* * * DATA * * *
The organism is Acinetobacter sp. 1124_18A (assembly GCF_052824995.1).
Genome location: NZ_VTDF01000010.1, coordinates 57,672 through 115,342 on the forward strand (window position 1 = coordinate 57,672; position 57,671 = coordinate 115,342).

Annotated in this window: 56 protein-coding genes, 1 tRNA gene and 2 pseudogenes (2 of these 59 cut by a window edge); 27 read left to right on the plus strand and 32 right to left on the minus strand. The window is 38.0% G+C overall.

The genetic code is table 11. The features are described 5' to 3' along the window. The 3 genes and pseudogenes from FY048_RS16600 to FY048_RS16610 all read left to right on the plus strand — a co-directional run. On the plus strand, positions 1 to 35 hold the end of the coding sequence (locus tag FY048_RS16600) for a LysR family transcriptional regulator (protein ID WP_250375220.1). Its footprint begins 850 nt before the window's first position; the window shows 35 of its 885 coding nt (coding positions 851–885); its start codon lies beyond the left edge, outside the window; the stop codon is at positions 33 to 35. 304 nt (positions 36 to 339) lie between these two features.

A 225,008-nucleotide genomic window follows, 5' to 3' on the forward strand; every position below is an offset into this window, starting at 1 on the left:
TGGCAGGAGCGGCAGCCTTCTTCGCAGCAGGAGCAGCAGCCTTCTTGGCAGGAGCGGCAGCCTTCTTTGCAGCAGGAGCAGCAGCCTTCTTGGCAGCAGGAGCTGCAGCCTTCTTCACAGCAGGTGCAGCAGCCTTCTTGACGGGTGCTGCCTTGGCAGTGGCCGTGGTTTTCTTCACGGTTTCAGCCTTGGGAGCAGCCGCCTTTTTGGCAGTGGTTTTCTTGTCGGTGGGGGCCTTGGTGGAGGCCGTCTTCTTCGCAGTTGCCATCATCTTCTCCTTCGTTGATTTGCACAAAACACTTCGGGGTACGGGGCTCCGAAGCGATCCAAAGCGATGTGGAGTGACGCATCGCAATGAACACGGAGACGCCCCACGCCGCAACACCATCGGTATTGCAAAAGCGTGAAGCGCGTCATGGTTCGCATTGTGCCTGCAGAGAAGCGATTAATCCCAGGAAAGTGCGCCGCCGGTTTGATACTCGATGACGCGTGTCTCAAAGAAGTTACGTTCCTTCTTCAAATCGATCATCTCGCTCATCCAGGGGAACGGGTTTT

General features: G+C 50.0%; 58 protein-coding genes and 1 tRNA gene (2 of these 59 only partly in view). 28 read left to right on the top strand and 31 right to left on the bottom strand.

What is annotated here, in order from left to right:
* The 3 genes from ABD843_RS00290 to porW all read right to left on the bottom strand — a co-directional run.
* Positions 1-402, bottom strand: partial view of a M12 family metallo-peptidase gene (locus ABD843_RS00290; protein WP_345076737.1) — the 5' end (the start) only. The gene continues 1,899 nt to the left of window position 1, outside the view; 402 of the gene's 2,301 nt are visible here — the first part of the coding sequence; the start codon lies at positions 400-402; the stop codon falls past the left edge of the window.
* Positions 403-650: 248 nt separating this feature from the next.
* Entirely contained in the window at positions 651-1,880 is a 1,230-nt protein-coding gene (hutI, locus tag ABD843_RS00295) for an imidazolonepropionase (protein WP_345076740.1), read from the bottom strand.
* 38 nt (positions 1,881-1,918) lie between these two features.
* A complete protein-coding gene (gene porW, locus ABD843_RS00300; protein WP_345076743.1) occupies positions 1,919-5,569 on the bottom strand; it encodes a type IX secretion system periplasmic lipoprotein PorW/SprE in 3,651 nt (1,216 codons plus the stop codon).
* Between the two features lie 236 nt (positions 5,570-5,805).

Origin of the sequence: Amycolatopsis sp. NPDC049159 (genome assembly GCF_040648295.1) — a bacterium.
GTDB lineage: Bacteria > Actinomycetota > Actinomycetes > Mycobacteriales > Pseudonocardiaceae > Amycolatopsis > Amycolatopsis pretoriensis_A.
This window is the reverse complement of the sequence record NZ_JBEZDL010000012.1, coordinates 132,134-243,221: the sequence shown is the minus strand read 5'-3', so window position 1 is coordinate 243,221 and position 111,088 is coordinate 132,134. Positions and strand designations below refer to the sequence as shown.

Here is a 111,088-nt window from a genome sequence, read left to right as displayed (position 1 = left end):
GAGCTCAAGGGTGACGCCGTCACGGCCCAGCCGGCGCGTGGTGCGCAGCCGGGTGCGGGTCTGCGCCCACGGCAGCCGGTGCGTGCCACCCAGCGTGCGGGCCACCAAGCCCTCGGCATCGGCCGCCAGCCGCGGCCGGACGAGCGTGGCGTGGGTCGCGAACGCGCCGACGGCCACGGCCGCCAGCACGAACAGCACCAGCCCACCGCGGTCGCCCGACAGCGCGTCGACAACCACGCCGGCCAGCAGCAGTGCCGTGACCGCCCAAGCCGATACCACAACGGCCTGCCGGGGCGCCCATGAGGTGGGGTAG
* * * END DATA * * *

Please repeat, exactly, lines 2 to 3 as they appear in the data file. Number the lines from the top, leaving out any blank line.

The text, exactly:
Genome location: NZ_VTDF01000010.1, coordinates 57,672 through 115,342 on the forward strand (window position 1 = coordinate 57,672; position 57,671 = coordinate 115,342).

Annotated in this window: 56 protein-coding genes, 1 tRNA gene and 2 pseudogenes (2 of these 59 cut by a window edge); 27 read left to right on the plus strand and 32 right to left on the minus strand. The window is 38.0% G+C overall.